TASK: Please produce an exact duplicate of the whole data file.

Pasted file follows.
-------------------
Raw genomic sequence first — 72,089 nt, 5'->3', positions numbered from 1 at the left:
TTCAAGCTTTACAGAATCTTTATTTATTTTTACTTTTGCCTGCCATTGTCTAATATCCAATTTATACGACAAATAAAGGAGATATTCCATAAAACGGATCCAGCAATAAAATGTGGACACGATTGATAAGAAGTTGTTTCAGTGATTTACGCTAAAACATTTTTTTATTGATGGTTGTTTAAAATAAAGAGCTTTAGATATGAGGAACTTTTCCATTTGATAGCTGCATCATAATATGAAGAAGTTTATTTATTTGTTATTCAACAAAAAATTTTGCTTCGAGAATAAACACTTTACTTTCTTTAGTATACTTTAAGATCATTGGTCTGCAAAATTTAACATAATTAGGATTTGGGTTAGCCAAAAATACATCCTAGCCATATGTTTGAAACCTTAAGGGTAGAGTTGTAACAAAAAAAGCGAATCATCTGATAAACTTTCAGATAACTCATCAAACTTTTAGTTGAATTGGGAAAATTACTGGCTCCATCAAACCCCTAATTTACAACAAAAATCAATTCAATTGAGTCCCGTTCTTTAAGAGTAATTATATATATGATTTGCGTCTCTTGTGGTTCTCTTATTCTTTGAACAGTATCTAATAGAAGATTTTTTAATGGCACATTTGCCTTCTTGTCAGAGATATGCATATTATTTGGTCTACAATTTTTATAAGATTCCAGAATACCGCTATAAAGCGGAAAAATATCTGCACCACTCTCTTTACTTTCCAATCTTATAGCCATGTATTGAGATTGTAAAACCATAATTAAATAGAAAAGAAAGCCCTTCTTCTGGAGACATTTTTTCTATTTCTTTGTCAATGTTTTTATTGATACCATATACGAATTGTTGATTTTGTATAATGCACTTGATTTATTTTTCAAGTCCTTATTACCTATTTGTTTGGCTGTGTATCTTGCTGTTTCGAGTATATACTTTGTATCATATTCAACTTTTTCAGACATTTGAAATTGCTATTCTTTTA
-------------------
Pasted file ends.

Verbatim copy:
Raw genomic sequence first — 72,089 nt, 5'->3', positions numbered from 1 at the left:
TTCAAGCTTTACAGAATCTTTATTTATTTTTACTTTTGCCTGCCATTGTCTAATATCCAATTTATACGACAAATAAAGGAGATATTCCATAAAACGGATCCAGCAATAAAATGTGGACACGATTGATAAGAAGTTGTTTCAGTGATTTACGCTAAAACATTTTTTTATTGATGGTTGTTTAAAATAAAGAGCTTTAGATATGAGGAACTTTTCCATTTGATAGCTGCATCATAATATGAAGAAGTTTATTTATTTGTTATTCAACAAAAAATTTTGCTTCGAGAATAAACACTTTACTTTCTTTAGTATACTTTAAGATCATTGGTCTGCAAAATTTAACATAATTAGGATTTGGGTTAGCCAAAAATACATCCTAGCCATATGTTTGAAACCTTAAGGGTAGAGTTGTAACAAAAAAAGCGAATCATCTGATAAACTTTCAGATAACTCATCAAACTTTTAGTTGAATTGGGAAAATTACTGGCTCCATCAAACCCCTAATTTACAACAAAAATCAATTCAATTGAGTCCCGTTCTTTAAGAGTAATTATATATATGATTTGCGTCTCTTGTGGTTCTCTTATTCTTTGAACAGTATCTAATAGAAGATTTTTTAATGGCACATTTGCCTTCTTGTCAGAGATATGCATATTATTTGGTCTACAATTTTTATAAGATTCCAGAATACCGCTATAAAGCGGAAAAATATCTGCACCACTCTCTTTACTTTCCAATCTTATAGCCATGTATTGAGATTGTAAAACCATAATTAAATAGAAAAGAAAGCCCTTCTTCTGGAGACATTTTTTCTATTTCTTTGTCAATGTTTTTATTGATACCATATACGAATTGTTGATTTTGTATAATGCACTTGATTTATTTTTCAAGTCCTTATTACCTATTTGTTTGGCTGTGTATCTTGCTGTTTCGAGTATATACTTTGTATCATATTCAACTTTTTCAGACATTTGAAATTGCTATTCTTTTA